Slovakia’s parliament is scheduled to vote on the Treaty of Lisbon on Thursday (February 7) after ratification was postponed for the second time last week in the wake of opposition protests over a media bill introduced by the ruling coalition. EURACTIV Slovakia reports.
Opposition parties have said that they will not approve the new treaty unless the government withdraws or substantially amends the controversial draft. But an opposition bid to postpone the vote indefinitely failed after it was tentatively rearranged for 7 February.
Slovakia is aiming to become the fourth member state to ratify the new EU Treaty agreed upon by European leaders in Lisbon last December by following Hungary, Slovenia and Malta in approving the text this week (see EURACTIV 30/01/08).
Its constitution requires a two-thirds majority in the House for the treaty to be approved, meaning that the 85-strong governing coalition cannot ratify the treaty without the support of at least five members of the opposition.
The government ran into difficulties regarding the scheduling of the vote after the opposition linked the issue to the media bill. SDKU-DS (Christian Democrat) Vice-Chair Iveta Radicova claimed that the government’s proposed Press Act does not respect the clauses protecting freedom of speech and access to verifiable information contained in the Treaty of Lisbon.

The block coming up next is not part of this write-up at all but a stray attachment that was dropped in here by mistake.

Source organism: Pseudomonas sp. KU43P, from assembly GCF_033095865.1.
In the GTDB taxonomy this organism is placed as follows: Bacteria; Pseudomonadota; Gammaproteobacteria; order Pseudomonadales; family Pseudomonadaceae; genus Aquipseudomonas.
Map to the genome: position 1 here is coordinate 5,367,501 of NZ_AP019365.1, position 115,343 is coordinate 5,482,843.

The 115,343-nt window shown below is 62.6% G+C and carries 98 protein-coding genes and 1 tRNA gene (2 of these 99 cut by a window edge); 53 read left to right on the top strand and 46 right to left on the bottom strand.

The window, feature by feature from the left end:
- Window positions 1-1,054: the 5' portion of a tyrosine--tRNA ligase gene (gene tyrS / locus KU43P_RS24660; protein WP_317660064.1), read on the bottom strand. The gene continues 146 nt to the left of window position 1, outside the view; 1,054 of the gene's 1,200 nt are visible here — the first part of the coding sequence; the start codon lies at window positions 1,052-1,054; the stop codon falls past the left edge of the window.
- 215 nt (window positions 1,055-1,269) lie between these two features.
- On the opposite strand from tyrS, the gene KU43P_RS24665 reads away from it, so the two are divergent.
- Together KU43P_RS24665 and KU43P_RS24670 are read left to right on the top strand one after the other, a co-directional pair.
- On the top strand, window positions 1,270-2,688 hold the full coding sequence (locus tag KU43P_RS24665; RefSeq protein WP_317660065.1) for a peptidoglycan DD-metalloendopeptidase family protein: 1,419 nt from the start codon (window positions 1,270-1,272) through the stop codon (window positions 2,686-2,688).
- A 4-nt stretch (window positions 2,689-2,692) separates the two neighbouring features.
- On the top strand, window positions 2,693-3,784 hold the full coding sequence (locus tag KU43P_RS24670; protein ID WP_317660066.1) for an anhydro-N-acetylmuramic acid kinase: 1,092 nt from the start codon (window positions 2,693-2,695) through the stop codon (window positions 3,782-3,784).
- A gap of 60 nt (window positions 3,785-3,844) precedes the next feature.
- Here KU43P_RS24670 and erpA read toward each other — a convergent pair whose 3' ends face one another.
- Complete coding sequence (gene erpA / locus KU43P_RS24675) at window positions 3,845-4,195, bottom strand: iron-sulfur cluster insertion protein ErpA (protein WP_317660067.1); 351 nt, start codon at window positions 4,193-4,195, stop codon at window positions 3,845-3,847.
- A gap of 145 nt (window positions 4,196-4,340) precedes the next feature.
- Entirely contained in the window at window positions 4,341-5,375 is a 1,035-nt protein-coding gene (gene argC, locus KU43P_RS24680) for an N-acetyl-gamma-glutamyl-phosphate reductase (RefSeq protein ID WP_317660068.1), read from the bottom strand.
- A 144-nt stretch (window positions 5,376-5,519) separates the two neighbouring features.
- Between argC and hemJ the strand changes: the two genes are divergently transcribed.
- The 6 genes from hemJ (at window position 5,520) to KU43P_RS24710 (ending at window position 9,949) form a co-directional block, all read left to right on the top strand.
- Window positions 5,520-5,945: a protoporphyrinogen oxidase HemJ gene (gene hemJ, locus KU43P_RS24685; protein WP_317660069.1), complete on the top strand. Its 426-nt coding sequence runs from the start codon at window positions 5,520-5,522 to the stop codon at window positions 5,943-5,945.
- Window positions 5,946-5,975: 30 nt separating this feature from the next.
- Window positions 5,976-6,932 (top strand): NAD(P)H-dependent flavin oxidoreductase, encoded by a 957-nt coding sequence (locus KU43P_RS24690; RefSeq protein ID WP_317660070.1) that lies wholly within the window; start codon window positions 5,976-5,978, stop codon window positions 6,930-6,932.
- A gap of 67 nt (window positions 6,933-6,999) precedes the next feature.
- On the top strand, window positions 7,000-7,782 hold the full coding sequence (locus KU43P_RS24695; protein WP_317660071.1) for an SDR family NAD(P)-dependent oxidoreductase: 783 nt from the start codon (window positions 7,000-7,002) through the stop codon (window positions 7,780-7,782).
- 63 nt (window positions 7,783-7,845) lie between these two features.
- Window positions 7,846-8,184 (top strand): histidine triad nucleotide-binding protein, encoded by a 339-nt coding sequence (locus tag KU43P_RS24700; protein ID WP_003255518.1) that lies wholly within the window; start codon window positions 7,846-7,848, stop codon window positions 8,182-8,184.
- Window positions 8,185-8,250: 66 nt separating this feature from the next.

Despite these objections, two of the three centre-right opposition parties clearly back the treaty itself and insist they do not wish to undermine its ratification. They have indicated they will approve the text once the government has redrafted the media bill.
Prime Minister Robert Fico attacked what he termed the opposition’s “blackmailing” of the government, while Foreign Minister Jan Kubis warned that the postponements had already “seriously harmed” the country’s reputation abroad.
The dispute arose after the Organisation for Security and Cooperation in Europe (OSCE) strongly criticised the draft media bill. In a letter addressed to Mr Kubis, the OSCE warned the proposed legislation would “severely restrict” press freedom. Culture Minister Marek Mandaric has defended the bill, describing it is “standard European legislation”.
Speaking during last week’s plenary session in Brussels, European Parliament President Hans-Gert Pöttering called upon Slovakia to “act responsibly”. Meanwhile, Austrian MEP Hannes Swoboda (PES) criticised the opposition’s linking of the vote on the Lisbon Treaty to an internal political dispute.